Canadian bishops’ charitable arm to end partnerships with groups in conflict with Catholic teaching

The flag of Canada. Credit: Jiri Flogel/Shutterstock.

Ottawa, Canada, Mar 2, 2021 / 06:41 pm (CNA).- The Canadian bishops’ conference announced Thursday that after a review of organizations that receive project funding from their international development agency, it will discontinue 24 partnerships over concerns about compatibility with Church teaching.

“In examining the partner organizations, the joint subcommittee focused its work around several questions, including whether the partner supported anything contrary to Catholic moral or social teaching, whether its actions might mislead others with respect to the same, whether the partner’s professed values align with its actions online and on the ground, and whether the partner’s actions could undermine the credibility of the Bishops in Canada or in the host country,” the Canadian Conference of Catholic Bishops said Feb. 25.

The Canadian bishops and the Canadian Catholic Organization for Development and Peace – Caritas Canada reviewed the CCODP’s international partner organizations to which it gives project funding.

Out of 205 organizations, 63 were reviewed over “concerns that some of the non-financed activities and positions of international partner organizations might be in conflict with the Church’s social and moral teachings.”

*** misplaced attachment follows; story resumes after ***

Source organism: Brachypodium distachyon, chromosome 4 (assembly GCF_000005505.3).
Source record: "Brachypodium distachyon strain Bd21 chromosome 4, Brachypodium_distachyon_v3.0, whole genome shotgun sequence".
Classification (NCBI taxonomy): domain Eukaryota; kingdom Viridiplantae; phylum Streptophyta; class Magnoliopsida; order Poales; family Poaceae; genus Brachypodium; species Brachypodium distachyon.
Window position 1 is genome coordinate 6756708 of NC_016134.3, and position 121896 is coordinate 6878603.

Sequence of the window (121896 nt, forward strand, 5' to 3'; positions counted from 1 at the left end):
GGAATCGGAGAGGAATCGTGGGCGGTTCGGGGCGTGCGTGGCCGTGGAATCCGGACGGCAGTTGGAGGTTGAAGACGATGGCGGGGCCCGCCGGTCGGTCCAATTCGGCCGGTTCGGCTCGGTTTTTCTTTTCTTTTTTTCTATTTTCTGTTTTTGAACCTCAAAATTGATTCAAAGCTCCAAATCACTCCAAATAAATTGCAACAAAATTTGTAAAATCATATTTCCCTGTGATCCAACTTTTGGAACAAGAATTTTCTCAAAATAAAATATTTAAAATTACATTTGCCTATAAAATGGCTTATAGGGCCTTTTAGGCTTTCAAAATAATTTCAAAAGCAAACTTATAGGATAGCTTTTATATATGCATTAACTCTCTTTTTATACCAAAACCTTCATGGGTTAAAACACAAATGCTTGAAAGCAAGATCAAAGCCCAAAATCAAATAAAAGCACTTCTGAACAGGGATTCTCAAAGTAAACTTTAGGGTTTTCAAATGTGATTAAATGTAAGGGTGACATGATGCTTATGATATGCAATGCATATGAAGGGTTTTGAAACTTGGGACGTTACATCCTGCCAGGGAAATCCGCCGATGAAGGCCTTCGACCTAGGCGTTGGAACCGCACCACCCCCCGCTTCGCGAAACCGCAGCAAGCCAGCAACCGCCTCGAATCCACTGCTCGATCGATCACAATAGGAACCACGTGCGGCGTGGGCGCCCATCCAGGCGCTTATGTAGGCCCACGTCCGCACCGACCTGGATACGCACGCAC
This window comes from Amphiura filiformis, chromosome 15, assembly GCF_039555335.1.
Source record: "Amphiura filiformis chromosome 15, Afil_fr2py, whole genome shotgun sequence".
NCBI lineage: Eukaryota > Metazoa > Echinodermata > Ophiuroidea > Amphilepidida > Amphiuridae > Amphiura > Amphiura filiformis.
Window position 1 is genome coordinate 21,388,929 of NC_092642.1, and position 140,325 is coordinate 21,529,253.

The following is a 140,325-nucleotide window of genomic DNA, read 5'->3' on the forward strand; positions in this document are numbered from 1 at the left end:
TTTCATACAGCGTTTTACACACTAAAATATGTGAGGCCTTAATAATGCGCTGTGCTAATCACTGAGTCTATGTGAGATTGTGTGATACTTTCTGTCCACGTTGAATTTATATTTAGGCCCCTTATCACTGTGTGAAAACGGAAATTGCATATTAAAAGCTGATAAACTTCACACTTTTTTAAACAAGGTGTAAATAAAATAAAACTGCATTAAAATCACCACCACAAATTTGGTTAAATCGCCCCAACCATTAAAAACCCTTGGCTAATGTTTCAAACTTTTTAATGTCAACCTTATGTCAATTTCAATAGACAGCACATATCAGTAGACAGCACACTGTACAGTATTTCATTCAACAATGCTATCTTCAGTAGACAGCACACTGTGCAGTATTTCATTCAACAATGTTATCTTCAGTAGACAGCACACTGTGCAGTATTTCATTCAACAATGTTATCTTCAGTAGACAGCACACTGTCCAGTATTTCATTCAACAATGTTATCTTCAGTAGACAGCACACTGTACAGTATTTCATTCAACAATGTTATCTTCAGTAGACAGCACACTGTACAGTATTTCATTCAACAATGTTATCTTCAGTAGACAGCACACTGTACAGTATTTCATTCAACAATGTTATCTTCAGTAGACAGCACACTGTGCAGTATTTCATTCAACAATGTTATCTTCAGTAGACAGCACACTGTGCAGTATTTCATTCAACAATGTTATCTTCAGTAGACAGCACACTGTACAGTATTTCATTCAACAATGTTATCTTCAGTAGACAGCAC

The investigation was carried out by a joint subcommittee, mandated in 2017, of the bishops’ conference and the CCODP.

Several dioceses withheld funds from the CCODP beginning in 2018 over findings that the agency has partnered with organizations upholding policies contradictory to Church teaching, particularly on matters of abortion, contraception, and gender theory.

The bishops’ conference said that “through a rigorous and thorough process, clarifications were sought” from the partner organizations and from the bishops of the dioceses in which they are located.

Based on the subcommittee’s recommendations, the bishops’ conference and the CCODP agreed that there were no objections to 20 of the partnerships continuing, after “satisfactory clarifications [were] received from the partner”; 19 had already ended or were to do so soon, and were thus moot; and 24 will not continue.

The decision not to continue 24 of the partnerships follows in those cases “a lack of clarification to resolve serious questions regarding support for positions or actions in conflict with the Church’s social and moral teachings.”

The CCODP has agreed to revise its process for selecting international partners, with new criteria being developed. The bishops’ conference will have a stake in the review and approval of partners.

The joint committee for reviewing partners “will also move the organization towards greater transparency on how projects and partner organizations are chosen, as well as to improving communications with the partner organizations and ensuring they are clearly informed of CCODP’s Catholic identity, vision, mission and its expectations,” the bishops’ conference said.

“As a sign of this greater openness, steps are being implemented so that, in the future, the full list of CCODP’s international partners will be made public, except in particular situations (e.g., areas of conflict) where the partner’s safety could be endangered.


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